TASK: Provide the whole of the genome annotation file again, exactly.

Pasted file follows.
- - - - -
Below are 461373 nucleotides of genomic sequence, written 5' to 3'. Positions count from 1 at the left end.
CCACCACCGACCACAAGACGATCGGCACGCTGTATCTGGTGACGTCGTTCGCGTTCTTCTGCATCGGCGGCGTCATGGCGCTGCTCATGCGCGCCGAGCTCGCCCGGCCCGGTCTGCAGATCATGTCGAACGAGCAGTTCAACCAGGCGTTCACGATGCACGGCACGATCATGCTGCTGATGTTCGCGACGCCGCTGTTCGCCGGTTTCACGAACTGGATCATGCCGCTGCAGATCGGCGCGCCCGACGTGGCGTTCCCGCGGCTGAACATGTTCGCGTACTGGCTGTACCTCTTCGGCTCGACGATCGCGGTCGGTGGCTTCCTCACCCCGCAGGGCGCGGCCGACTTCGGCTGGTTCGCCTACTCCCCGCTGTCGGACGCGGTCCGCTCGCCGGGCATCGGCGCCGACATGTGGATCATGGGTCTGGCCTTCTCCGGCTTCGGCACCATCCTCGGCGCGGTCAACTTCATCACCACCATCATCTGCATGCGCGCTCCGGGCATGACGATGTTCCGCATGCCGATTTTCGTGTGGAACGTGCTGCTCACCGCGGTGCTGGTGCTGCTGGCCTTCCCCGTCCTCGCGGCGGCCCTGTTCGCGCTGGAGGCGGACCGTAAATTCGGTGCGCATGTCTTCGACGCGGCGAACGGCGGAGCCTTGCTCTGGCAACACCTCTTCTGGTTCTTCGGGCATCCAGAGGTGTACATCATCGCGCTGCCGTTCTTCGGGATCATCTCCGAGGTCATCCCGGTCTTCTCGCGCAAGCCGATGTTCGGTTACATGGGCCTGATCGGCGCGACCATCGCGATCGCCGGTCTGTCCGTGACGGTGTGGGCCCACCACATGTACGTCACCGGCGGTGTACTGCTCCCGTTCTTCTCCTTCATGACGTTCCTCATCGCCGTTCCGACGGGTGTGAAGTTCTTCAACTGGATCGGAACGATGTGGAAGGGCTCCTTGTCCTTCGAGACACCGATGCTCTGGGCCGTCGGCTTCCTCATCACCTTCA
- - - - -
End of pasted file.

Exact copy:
Below are 461373 nucleotides of genomic sequence, written 5' to 3'. Positions count from 1 at the left end.
CCACCACCGACCACAAGACGATCGGCACGCTGTATCTGGTGACGTCGTTCGCGTTCTTCTGCATCGGCGGCGTCATGGCGCTGCTCATGCGCGCCGAGCTCGCCCGGCCCGGTCTGCAGATCATGTCGAACGAGCAGTTCAACCAGGCGTTCACGATGCACGGCACGATCATGCTGCTGATGTTCGCGACGCCGCTGTTCGCCGGTTTCACGAACTGGATCATGCCGCTGCAGATCGGCGCGCCCGACGTGGCGTTCCCGCGGCTGAACATGTTCGCGTACTGGCTGTACCTCTTCGGCTCGACGATCGCGGTCGGTGGCTTCCTCACCCCGCAGGGCGCGGCCGACTTCGGCTGGTTCGCCTACTCCCCGCTGTCGGACGCGGTCCGCTCGCCGGGCATCGGCGCCGACATGTGGATCATGGGTCTGGCCTTCTCCGGCTTCGGCACCATCCTCGGCGCGGTCAACTTCATCACCACCATCATCTGCATGCGCGCTCCGGGCATGACGATGTTCCGCATGCCGATTTTCGTGTGGAACGTGCTGCTCACCGCGGTGCTGGTGCTGCTGGCCTTCCCCGTCCTCGCGGCGGCCCTGTTCGCGCTGGAGGCGGACCGTAAATTCGGTGCGCATGTCTTCGACGCGGCGAACGGCGGAGCCTTGCTCTGGCAACACCTCTTCTGGTTCTTCGGGCATCCAGAGGTGTACATCATCGCGCTGCCGTTCTTCGGGATCATCTCCGAGGTCATCCCGGTCTTCTCGCGCAAGCCGATGTTCGGTTACATGGGCCTGATCGGCGCGACCATCGCGATCGCCGGTCTGTCCGTGACGGTGTGGGCCCACCACATGTACGTCACCGGCGGTGTACTGCTCCCGTTCTTCTCCTTCATGACGTTCCTCATCGCCGTTCCGACGGGTGTGAAGTTCTTCAACTGGATCGGAACGATGTGGAAGGGCTCCTTGTCCTTCGAGACACCGATGCTCTGGGCCGTCGGCTTCCTCATCACCTTCA